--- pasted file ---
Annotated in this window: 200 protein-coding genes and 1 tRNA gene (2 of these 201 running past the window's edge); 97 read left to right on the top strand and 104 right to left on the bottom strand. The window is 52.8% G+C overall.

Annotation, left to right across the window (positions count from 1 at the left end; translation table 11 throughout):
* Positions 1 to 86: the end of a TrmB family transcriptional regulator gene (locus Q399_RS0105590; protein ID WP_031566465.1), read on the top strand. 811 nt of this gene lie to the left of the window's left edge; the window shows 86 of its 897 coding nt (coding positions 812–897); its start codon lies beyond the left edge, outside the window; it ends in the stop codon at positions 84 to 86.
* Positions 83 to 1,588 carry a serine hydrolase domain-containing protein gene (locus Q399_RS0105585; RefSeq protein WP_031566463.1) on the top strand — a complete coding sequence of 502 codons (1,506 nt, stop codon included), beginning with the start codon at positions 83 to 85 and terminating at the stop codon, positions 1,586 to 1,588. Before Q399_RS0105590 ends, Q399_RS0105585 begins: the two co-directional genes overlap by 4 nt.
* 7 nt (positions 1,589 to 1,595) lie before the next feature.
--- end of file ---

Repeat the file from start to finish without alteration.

Annotated in this window: 200 protein-coding genes and 1 tRNA gene (2 of these 201 running past the window's edge); 97 read left to right on the top strand and 104 right to left on the bottom strand. The window is 52.8% G+C overall.

Annotation, left to right across the window (positions count from 1 at the left end; translation table 11 throughout):
* Positions 1 to 86: the end of a TrmB family transcriptional regulator gene (locus Q399_RS0105590; protein ID WP_031566465.1), read on the top strand. 811 nt of this gene lie to the left of the window's left edge; the window shows 86 of its 897 coding nt (coding positions 812–897); its start codon lies beyond the left edge, outside the window; it ends in the stop codon at positions 84 to 86.
* Positions 83 to 1,588 carry a serine hydrolase domain-containing protein gene (locus Q399_RS0105585; RefSeq protein WP_031566463.1) on the top strand — a complete coding sequence of 502 codons (1,506 nt, stop codon included), beginning with the start codon at positions 83 to 85 and terminating at the stop codon, positions 1,586 to 1,588. Before Q399_RS0105590 ends, Q399_RS0105585 begins: the two co-directional genes overlap by 4 nt.
* 7 nt (positions 1,589 to 1,595) lie before the next feature.